A new volume of the writings of Rabbi Yechiel Yaakov Weinberg, known as the Seridei Eish after the name of his volumes on Jewish law and the Talmud, authenticates details about his rabbinic ordination of the Rebbe, Rabbi Menachem M. Schneerson, of righteous memory, which took place in the 1920s while he was living in Berlin, Germany.

The Seridei Eish is recognized as one of the 20th century’s greatest posekim, masters and decisors of Jewish law, who survived the horrors of the Holocaust. He combined a vast knowledge of Jewish law, an in-depth capacity to decipher many obscure sources and the ability to blend his encyclopedic knowledge of the sciences into his responsa.

After World War I, the Seridei Eish relocated from Poland to Germany, where he wrote a thesis on the Masoretic text, the authoritative text of the Hebrew Bible compiled between the seventh and 10th centuries CE by a group of scholars known as the Masoretes. He later taught at the Rabbiner Seminar für das Orthodoxe Judenthum, the Rabbinic Seminary for Orthodox Judaism, also known as the Hildesheimer Rabbinical Seminary. The seminary’s goal was ambitious—to educate rabbis not only to be great scholars, but also to be personable and involved in the lives of community members. In 1926, the Seridei Eish became its rector and most well-known rabbinic figure.

In December 1927, the Rebbe arrived in Berlin. During his first few months there, he continued his numerous detailed rabbinic correspondences with the great scholar Rabbi Yosef Rosin, known as the Rogatchover Gaon; and during his very first month there he wrote scholarly notes on a response authored by the Seridei Eish, titled Pinui Atzamot Meitim. That 57-page response was published by the seminary in 1926, and discusses at great length whether it is permissible for a family that has moved to another country to transfer the burial spot of their loved ones across the border. The Seridei Eish dissects all the Talmudic and subsequent works on Jewish law on this complicated issue. His response was widely praised by many of the great giants of Jewish law in pre–World War II Europe.

The Rebbe’s private notes on the response, written in his very brief style, complete with many references, were found after his passing in 1994 and published as 19 pages in the Reshimot, volumes containing the Rebbe’s notes on many subjects, together with footnotes and explanatory text.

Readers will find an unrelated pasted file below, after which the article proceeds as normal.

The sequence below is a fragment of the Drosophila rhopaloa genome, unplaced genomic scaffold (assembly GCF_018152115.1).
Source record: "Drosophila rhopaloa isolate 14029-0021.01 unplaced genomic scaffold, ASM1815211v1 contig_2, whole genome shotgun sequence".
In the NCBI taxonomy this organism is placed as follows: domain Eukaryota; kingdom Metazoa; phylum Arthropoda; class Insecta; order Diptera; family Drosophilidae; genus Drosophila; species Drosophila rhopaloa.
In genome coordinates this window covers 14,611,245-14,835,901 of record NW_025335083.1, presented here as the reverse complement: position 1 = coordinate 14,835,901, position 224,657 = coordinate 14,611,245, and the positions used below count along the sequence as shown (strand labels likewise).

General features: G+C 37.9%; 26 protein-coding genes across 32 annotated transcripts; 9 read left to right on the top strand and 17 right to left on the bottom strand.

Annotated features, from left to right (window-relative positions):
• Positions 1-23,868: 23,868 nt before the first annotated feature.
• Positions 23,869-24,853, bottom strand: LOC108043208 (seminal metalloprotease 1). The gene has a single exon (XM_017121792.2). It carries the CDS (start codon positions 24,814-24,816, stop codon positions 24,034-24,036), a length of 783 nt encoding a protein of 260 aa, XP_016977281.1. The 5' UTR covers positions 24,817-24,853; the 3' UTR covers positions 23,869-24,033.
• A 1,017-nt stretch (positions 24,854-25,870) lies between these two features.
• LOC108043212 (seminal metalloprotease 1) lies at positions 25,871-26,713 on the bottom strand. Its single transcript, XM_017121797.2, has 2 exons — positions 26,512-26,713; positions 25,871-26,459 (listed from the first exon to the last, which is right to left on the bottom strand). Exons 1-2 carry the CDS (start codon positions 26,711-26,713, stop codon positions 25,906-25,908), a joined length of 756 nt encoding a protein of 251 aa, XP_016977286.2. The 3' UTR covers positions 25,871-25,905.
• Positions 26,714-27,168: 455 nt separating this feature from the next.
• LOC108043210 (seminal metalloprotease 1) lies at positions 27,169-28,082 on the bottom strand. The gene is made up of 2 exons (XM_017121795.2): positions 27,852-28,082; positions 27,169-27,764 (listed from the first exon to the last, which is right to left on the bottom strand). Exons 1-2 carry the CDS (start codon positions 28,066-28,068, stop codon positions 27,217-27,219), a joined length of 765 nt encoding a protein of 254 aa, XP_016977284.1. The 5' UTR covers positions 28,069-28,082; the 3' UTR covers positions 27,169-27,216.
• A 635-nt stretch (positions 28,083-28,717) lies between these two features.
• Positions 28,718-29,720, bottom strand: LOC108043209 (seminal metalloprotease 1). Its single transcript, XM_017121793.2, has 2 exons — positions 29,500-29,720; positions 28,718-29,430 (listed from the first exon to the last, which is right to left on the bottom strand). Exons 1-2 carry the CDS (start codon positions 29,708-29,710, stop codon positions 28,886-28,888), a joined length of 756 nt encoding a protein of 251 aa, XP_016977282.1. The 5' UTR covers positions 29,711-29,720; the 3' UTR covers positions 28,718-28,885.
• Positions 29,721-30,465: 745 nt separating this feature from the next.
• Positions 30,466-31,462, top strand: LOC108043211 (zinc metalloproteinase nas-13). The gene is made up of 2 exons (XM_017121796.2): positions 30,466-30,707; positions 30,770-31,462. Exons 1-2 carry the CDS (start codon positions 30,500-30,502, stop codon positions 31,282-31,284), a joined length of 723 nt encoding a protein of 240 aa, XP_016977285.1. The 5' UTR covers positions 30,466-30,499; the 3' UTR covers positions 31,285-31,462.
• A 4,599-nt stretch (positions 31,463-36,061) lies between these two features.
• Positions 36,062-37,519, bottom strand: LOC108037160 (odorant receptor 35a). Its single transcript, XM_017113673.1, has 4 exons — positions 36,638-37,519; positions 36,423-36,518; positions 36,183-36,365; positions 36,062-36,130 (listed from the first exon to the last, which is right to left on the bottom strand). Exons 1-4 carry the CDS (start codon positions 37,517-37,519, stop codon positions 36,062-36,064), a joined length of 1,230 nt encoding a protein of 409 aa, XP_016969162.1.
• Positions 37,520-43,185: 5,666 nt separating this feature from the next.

The Rebbe, who was just 25 years old at the time, bravely disagrees with the Seridei Eish on several issues, including on one of the core issues of the various laws related to bizayon, “embarrassment,” as applied to things one should not do when it comes to one who passes away and is buried.

The Seridei Eish opined that the reason for refraining from doing certain acts was in order to not embarrass the deceased. The Rebbe opined that it was in order to not embarrass the living. One example is the traditional clothing in which the deceased is dressed, known as tachrichim. At one point in Jewish history, people would be buried in the nicest garments they could afford; thus, the rich would be buried in nicer clothing than the poor. It was later instituted that the rich and poor should be buried only in linen. The Rebbe explained that this was not so that one should not embarrass the deceased, but rather so as not to embarrass the deceased’s living survivors, who might have been poor.

Rabbi Avraham Abba Weingort, who heads the publishing house that prints the Seridei Eish’s manuscripts, recently said from his home in Jerusalem that he knows why the Rebbe wrote on this response; and he published the story behind it in his latest volume of the Seridei Eish’s writings on the Talmud.

Rabbi Yechiel Yaakov Weinberg, known as the Seridei Eish.
Rabbi Yechiel Yaakov Weinberg, known as the Seridei Eish.
According to Weingort, after the Holocaust, his father, Rabbi Shaul Weingort, invited the Seridei Eish to Montreux, Switzerland. The venerated scholar lived in their home, and the son became very close with the rabbi. Professor Marc Schapiro, who authored a biography of the Seridei Eish, calls Weingort “the son that Rabbi Weinberg did not have,” and noted that he “is completely trustworthy” to record the story correctly.